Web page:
Island is mind-blowing! At the same time, it's also a place that
encourages just lounging around. We managed to resist this temptation
- some of the time!
around the Lodge area were generally very confiding. Everywhere
there were Barred Ground Doves and Turnstones. Both
Brown and Lesser Noddies were common in the trees,
and are easily separated when seen side by side. Curlew Sandpipers
(in non-breeding plumage) were foraging in the short grass in 2s
and 3s and, a few feet away from our chalet, a White-tailed Tropicbirds
were rearing a chick in the roots of a tree. The chick was visited
by both adults, and on one occasion, they both managed to cram themselves
into the small nest hollow. Fairy Terns were also plentiful,
both around the Lodge, and throughout the rest of the island.
the Sooty Tern colony, the activity was still frenetic, both
on the ground and in the air. A figure of 200,000 birds was mentioned,
well below the number at the height of the breeding season!. Most
of the chicks were well developed juveniles, with white spotted
dark brown mantles.
terns on the Island included Bridled Terns (20 roosting in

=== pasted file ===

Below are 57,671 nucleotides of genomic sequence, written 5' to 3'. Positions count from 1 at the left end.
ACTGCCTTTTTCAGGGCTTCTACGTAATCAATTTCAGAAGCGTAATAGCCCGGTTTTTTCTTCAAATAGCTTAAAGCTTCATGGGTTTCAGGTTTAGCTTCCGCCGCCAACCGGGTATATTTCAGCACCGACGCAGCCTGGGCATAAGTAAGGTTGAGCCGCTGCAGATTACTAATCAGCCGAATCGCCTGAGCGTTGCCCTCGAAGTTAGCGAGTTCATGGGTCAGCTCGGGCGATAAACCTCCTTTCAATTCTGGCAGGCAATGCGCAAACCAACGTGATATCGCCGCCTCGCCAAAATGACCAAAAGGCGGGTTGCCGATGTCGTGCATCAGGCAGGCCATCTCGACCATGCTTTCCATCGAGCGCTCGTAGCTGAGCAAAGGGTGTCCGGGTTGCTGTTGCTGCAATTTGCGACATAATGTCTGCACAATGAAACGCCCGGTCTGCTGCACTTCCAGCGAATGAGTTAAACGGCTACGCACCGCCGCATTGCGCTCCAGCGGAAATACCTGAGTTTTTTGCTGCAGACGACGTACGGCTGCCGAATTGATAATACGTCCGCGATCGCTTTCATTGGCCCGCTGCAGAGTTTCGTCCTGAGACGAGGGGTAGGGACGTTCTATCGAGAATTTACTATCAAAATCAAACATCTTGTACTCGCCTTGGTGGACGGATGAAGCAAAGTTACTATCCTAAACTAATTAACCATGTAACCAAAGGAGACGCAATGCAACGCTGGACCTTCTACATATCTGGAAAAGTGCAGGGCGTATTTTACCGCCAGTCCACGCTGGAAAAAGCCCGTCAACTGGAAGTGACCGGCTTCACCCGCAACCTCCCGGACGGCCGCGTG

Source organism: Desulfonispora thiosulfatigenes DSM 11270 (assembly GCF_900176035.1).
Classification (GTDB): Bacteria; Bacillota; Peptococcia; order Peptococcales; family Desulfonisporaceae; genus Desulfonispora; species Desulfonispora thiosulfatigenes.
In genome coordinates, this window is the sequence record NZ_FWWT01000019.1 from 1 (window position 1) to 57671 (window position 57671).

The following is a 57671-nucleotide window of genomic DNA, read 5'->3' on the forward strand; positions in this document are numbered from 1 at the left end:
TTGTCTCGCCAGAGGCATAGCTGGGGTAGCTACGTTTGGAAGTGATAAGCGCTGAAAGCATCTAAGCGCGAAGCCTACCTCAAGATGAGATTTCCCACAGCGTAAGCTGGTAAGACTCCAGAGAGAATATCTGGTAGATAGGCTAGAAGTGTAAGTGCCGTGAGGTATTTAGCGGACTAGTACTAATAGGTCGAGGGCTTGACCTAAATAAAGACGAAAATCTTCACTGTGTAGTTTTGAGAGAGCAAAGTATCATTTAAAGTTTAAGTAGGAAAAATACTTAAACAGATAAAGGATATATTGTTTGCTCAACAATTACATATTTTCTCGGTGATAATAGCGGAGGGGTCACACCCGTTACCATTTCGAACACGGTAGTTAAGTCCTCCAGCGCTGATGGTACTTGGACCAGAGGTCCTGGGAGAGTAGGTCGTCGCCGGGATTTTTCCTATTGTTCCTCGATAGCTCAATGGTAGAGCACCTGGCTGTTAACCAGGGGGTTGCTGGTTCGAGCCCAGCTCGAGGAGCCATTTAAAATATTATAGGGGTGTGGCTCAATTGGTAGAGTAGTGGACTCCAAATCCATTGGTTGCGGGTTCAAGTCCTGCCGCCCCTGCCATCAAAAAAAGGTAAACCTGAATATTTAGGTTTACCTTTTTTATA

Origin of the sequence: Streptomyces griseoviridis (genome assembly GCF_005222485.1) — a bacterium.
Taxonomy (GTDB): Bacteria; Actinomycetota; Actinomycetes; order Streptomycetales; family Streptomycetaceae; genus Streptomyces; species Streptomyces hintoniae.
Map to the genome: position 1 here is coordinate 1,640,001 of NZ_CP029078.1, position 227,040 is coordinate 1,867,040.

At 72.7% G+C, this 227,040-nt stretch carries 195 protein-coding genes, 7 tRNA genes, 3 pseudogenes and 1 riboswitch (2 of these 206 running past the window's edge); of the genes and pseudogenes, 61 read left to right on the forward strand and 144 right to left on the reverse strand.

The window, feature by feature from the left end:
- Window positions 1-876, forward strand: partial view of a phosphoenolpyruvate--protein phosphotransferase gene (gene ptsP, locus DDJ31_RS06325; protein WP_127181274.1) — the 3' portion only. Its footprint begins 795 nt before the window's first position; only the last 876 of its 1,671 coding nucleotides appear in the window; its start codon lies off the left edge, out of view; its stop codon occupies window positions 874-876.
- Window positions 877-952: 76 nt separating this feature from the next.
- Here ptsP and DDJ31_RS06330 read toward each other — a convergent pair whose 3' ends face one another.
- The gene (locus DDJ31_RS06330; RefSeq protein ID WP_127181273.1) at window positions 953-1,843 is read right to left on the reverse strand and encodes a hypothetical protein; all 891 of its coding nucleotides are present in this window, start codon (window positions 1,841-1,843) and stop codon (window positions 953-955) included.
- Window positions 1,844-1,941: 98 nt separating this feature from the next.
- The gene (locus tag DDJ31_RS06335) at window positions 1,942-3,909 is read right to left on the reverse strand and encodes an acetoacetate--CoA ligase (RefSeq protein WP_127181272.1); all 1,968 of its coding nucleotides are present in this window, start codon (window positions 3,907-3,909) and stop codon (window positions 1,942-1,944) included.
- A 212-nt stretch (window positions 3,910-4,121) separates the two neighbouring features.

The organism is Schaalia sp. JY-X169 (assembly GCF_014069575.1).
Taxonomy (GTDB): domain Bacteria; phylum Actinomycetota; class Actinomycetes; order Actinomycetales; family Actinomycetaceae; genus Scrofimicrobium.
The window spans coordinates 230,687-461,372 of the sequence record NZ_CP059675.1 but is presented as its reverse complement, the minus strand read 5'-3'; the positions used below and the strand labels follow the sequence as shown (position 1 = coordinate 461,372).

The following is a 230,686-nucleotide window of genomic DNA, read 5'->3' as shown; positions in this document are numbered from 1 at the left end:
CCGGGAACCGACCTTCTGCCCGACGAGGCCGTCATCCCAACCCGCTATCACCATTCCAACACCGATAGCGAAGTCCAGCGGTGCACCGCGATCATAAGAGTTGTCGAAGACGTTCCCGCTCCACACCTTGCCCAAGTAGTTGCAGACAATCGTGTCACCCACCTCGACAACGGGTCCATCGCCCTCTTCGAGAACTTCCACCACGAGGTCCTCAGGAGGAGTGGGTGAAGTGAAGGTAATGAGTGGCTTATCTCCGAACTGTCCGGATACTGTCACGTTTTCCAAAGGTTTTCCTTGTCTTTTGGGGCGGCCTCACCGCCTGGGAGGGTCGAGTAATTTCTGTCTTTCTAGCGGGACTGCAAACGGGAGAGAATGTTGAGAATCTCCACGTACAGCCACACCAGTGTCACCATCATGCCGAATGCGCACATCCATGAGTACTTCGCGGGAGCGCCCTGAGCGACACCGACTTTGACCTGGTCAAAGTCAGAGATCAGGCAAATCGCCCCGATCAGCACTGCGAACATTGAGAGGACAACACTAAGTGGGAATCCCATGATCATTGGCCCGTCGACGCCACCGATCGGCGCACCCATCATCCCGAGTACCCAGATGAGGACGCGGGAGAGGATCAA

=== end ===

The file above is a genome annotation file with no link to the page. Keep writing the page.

the casuarina trees near the air strip), Crested Tern - 6
on the North Point - where there were also 25 Saunders Little
Terns. This North Point seemed to be a favourite entry point
for migrants. Early one morning we saw 4 very tired-looking Pacific
Golden Plovers here, along with a Greater Sand Plover.
We also saw both these species near the Lodge, along with Lesser
memorable waders for us included two Crab Plovers (3 were
reported whilst we were there); one of these, at the South Point
of the Island in the failing evening light, presented a striking
and atmospheric picture. We also saw our first Terek Sandpiper,
a very distinctive small wader. We failed to find the Grey-tailed
Tatler (2nd record for the Seychelles), which had been present
for a few weeks, but did include Whimbrel, Bar-tailed Godwit
and Grey Plover in our list of Bird Island waders. We saw
several Cattle Egrets not far from the Sooty Tern colony.
Apparently, in the terns' breeding season, the egrets predate the
of Bird Island's spectacles was the evening roost of Greater
Frigatebirds - about 150 of them, circling lower and lower in
the evening light. They were all females / juveniles, with the exception
of one all-dark, smaller male, which was constantly mobbed by several
females. We were also certain that we picked out a few Lesser
Frigatebirds, distinguished by their smaller size and two white
spurs on the underwings.
spectacle, at 5.30 am, was watching the Wedge-tailed Shearwaters
leaving their burrows and flying out to sea. We saw them at the
S. end of the air strip, and before it was properly light, the small
fast birds were skimming at knee-height over the air strip, sometimes
missing us by only 20 feet or so.
only recorded 25 species of birds on Bird Island, but the avian
spectacles were superb!